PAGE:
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“What evidence is there to support Alfred Wegener’s theory of continental drift?

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“What evidence is there to support Alfred Wegener’s theory of continental drift?"

Alfred Wegener, born November 1st 1880, was a German scientist who took a great interest in meteorology and paleoclimatology and in 1905 graduated from the University of Berlin with a Ph.D. in Astronomy. His most notable work was the theory of continental drift. However his theory was highly controversial at the time as he had little evidence, but as technology enhanced neumerous discoveries were made which helped prove his idea of continental drift was true.

In 1912, Wegener published this theory that a single continent existed about 300 million years ago. He named his super-continent Pangaea, and maintained that it had later split into the two continents of Laurasia in the north and Gondwanaland in the south. Today’s continents were formed from further splitting of these two masses. Wegener published this theory of continental drift and claimed that it was supported by several pieces of evidence and that these areas were once joined. Although Abriham Ortelius previously proposed the idea of continents ‘drifting’ Wegener had thought it through in greater detail. He started gathering evidence and found that they fell into three categories, geological, biological and climatological. Wegener noticed the way in which continents such as South America and Africa appear to fit’ together, especially when the edge of the continental shelf is used rather than the present coastline, suggesting that they may have once been joined together – this is also known as the ‘jigsaw fit’. The diagram shows the break-up of the super-continent Pangaea, which figured prominently in the theory of continental drift -- the forerunner to the theory of plate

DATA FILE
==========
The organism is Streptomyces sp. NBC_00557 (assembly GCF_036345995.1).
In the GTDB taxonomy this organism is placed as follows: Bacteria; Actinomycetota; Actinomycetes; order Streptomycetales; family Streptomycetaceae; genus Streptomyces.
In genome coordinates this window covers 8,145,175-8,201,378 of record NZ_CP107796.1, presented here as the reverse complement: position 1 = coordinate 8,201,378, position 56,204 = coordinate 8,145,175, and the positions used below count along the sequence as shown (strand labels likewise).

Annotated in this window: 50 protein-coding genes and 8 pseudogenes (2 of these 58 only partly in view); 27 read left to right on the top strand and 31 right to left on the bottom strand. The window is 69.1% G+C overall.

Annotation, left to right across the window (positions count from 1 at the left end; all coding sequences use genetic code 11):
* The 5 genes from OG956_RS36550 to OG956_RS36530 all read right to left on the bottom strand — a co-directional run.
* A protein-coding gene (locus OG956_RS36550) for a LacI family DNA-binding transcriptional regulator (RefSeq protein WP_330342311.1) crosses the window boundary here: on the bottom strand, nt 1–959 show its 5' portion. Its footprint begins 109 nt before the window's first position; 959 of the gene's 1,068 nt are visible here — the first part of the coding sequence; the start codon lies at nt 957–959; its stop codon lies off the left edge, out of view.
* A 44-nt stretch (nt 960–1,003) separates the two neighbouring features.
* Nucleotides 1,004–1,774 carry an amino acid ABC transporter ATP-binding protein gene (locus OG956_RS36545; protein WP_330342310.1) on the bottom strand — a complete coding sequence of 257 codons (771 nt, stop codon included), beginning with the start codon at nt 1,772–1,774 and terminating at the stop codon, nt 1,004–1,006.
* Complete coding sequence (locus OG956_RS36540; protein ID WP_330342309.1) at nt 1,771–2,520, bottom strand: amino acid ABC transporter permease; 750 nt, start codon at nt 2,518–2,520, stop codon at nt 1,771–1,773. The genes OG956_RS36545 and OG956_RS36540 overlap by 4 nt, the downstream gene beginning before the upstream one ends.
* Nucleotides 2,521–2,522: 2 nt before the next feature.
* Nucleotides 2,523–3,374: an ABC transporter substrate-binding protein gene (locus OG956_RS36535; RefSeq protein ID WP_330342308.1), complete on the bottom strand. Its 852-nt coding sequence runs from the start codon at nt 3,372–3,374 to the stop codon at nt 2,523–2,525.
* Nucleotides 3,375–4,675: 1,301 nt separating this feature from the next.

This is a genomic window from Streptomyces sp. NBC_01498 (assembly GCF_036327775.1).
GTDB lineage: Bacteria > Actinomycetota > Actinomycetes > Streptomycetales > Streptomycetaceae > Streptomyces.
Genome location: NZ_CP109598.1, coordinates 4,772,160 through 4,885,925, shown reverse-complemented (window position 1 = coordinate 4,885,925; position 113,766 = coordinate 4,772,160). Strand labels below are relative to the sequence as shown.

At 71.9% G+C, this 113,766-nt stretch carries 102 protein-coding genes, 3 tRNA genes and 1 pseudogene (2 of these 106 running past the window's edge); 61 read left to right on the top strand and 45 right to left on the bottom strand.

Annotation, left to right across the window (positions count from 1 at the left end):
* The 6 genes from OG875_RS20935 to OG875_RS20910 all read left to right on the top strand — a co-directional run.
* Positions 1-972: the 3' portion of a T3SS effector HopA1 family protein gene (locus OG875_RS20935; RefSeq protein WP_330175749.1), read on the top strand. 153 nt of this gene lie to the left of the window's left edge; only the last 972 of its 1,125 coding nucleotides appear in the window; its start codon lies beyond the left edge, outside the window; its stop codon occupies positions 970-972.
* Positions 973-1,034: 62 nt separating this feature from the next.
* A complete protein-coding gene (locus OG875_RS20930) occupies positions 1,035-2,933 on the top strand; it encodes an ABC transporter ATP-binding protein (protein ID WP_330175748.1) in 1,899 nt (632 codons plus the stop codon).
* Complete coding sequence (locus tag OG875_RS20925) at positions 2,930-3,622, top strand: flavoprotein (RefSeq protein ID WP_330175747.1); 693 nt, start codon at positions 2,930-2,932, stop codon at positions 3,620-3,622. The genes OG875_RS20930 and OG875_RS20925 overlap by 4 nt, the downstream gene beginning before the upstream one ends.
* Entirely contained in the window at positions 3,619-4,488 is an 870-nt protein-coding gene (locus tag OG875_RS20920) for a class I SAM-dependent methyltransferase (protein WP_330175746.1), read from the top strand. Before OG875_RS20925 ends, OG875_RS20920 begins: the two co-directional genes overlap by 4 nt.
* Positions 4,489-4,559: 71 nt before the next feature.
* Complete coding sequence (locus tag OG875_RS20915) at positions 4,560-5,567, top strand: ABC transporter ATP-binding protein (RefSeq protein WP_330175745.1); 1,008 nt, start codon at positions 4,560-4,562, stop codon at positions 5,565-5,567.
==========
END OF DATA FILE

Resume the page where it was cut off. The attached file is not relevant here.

tectonics.

Wegener also noticed a link between the rock types and geological structures that were seen to be similar on the two sides of the Atlantic. Such as the Appalachian Mountains in North America and the Caledonian Mountains in Scotland...